Another production focused on the life of Michaëlle Jean, after she became the first Black person to be named Governor General. The students researched her life as an immigrant to Canada, learned about some of the early racism she endured and performed a play about her life that the Governor General attended. According to Saunders she was moved to tears. "Her story was very powerful. It was a wonderful way to champion her as an educator. Her nomination to this post is indicative of what education can do for you," he says.
Saunders cast one of his Muslim students wearing a hijab in the role of Michaëlle Jean. "I wanted to ensure that a first generation Muslim girl wearing a hijab could envision herself as a leader."
Saunders's mother had been his Grade 2 teacher when he was growing up in the Bahamas. He never saw himself teaching then, but "it was certainly an experience that has impacted me greatly because I saw the care and love she provided for not only me but all the students." Now the 62-year-old recognizes he found his calling. "This is my gift. A friend of mine said to me recently, you are still going to be [teaching] at 90."
Venessa Poirier, OCT, believes it's never too early to teach self-reliance and to empower students to take control of their own learning — even if it's before they know how to read and write.
Poirier teaches Grade 1 at École élémentaire catholique Lamoureux in Ottawa. The school is one of a handful there that uses a cutting edge approach to teaching: putting the students in charge of what they do for a few hours every day.
Poirier lets them know what they need to complete in two-week intervals, and the students decide on their own what they want to work on and progress at their own pace.
It's called "personalized learning" and it turns her classroom into a beehive of activity. The six- and seven-year-olds learn to think on their own as they walk around her classroom to get their worksheet and the tools that they need to complete the work.
"It makes the students become a lot more responsible," Poirier says. She adds, "The students are motivated by this type of learning. It is new and different for them."
She also introduces her students to computers and using apps to complete some projects.
At the beginning of the year, the Grade 5 and 6s come into the class to show her students how to use a Chromebook for the first time. Within an hour, Poirier says her children are experts. Even more impressive is how they learn to respond when the internet is down, or when they forget to plug in their computer and have to turn to pencil and paper. "They are able to adapt to different situations. By teaching them in these different ways, they just become more resilient," Poirier says.
That became even clearer when COVID-19 hit and many children in the province struggled when they had to turn to online learning. Poirier says her students seemed to adapt without difficulty because they were already using the technology.
Through her online teaching, Poirier is able to work with students at different learning levels. "I'm able to give a student who is struggling extra help, and with someone who is more successful, I'm able to push them further," Poirier says.
After eight years teaching this way, Poirier has changed how she introduces new topics. At the beginning of her career, she would explain everything off the top. Now she keeps her comments to a minimum and lets the students lead the discussion. "Everything starts from their point of view and what they observe. That's a good way to let them become more curious," Poirier says.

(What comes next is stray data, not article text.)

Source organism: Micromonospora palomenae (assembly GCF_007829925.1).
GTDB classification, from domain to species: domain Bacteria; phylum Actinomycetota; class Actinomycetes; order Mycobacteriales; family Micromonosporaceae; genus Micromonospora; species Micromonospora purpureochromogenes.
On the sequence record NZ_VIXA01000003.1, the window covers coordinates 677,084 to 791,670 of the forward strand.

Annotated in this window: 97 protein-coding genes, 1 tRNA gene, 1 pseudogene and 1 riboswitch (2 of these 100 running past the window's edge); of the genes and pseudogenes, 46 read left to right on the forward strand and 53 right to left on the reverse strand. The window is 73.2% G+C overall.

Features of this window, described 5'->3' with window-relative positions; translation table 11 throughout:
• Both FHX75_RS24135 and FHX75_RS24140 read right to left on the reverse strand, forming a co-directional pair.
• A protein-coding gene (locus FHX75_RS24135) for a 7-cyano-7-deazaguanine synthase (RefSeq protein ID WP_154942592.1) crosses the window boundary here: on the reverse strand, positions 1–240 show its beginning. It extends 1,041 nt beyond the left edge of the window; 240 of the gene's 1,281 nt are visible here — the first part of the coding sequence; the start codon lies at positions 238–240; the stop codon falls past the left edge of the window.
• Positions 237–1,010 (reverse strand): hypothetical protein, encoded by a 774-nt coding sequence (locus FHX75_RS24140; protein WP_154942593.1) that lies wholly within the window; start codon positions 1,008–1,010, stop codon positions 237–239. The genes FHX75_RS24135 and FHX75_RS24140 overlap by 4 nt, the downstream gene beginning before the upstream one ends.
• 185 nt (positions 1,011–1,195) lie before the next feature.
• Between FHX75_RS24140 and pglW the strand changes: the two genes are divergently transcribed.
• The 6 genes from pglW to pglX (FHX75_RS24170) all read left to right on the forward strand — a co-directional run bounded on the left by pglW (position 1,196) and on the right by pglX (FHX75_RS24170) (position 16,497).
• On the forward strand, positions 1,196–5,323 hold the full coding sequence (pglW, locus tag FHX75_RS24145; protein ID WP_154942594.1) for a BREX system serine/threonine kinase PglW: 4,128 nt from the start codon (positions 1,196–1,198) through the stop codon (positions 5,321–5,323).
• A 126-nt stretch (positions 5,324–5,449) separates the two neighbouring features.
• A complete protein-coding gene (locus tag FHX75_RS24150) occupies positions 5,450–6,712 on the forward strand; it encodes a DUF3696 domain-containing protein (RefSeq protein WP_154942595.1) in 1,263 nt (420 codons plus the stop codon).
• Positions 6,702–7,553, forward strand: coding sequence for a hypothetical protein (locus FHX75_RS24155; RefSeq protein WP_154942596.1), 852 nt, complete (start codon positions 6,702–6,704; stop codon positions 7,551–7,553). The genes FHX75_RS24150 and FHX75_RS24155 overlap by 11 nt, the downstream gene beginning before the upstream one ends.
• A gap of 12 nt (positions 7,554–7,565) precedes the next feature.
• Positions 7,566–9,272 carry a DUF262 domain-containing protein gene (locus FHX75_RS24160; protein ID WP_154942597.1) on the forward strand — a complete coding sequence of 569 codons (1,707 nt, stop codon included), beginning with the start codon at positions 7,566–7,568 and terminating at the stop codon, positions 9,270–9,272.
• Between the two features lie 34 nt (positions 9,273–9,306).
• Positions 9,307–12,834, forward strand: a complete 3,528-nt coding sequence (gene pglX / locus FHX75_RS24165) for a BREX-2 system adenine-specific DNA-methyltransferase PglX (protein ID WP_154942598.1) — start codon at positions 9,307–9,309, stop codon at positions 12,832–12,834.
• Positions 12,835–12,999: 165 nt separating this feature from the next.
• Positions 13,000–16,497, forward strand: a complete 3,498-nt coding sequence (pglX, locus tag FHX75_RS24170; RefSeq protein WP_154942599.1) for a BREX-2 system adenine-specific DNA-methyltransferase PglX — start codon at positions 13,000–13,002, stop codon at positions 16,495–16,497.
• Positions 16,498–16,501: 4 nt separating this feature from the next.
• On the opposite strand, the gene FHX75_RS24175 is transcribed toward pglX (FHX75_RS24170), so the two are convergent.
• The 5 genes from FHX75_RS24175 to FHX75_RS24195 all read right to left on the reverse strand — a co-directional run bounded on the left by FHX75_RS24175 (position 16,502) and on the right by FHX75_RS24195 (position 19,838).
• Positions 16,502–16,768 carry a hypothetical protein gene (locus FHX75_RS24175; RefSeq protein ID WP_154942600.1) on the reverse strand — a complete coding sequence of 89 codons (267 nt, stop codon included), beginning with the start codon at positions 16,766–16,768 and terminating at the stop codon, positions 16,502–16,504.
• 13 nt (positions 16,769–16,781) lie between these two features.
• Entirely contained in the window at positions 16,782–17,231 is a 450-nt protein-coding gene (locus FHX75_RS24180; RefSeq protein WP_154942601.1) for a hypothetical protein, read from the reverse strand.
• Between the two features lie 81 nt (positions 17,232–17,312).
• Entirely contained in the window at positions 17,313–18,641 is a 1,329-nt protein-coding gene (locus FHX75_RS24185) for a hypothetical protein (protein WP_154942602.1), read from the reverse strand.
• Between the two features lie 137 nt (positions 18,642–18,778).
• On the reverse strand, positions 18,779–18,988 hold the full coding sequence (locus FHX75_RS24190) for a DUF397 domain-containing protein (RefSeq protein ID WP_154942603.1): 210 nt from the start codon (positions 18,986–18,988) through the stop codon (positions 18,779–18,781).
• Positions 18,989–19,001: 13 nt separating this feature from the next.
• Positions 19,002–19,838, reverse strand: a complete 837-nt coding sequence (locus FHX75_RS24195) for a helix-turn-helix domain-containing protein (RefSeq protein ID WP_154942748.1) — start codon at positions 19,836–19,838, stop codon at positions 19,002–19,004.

Ken Liddicoat, OCT, is a perfect example of how students can reinvent themselves. And if they have the right skills in their tool belt, they can make quite an impact.
Liddicoat had worked as an auto mechanic for 16 years when, in 2007, a friend recommended he go into teaching. Twelve years later, he became a 2019 recipient of an Indspire Award for his significant contribution to Indigenous student success.
"We're making a difference in students' lives," Liddicoat says. "It's very humbling."
Liddicoat, who is non-Indigenous, teaches at Dennis Franklin Cromarty High School in Thunder Bay, Ont., a private Indigenous school that serves 24 remote northern communities. Most of the students fly in and are boarded in the city. The school tries to teach them how to be resilient, set goals, shut out distractions and have pride in their Indigenous roots.
Six years ago, Liddicoat led a team that fundraised and developed a First Nations Trade School within the school. They completely transformed classrooms built in the 1960s into four state-of-the-art shops for teaching manufacturing technology, transportation technology and culinary arts.
"We're teaching them so many valuable life skills," Liddicoat says. "Like making food, or just knowing how things work and how to fix them." He adds, "These are skills that they can use in any industry or take back with them into their communities. The demand is there in their [northern] communities. They need cooks, carpenters or entrepreneurs … there's a huge need for people who work in the trades."
Liddicoat says these are valuable jobs and the COVID-19 crisis has demonstrated that. "You can see with the pandemic — a lot of the people who work in the trades are [essential]."
Liddicoat focuses on project-based learning where students develop skills by using their imaginations to design and solve problems to build something that performs a function. One of the favourites for his students was building electric guitars.
Last year, his manufacturing students worked with the construction class to build wooden buddy benches now found throughout the school. His manufacturing students designed the metal detail that was embossed onto the bench using Oji-Cree syllabics.
One of the highlights for Liddicoat comes every year when the school travels to one of the 24 feeder communities to play hockey and broomball. Last year, they drove 18 hours to Sandy Lake First Nation where he saw one of his former students working as the school's maintenance supervisor.
"Whether or not I had a direct influence on him choosing that as a career, being able to see him using those skills to benefit his community is a huge feel good."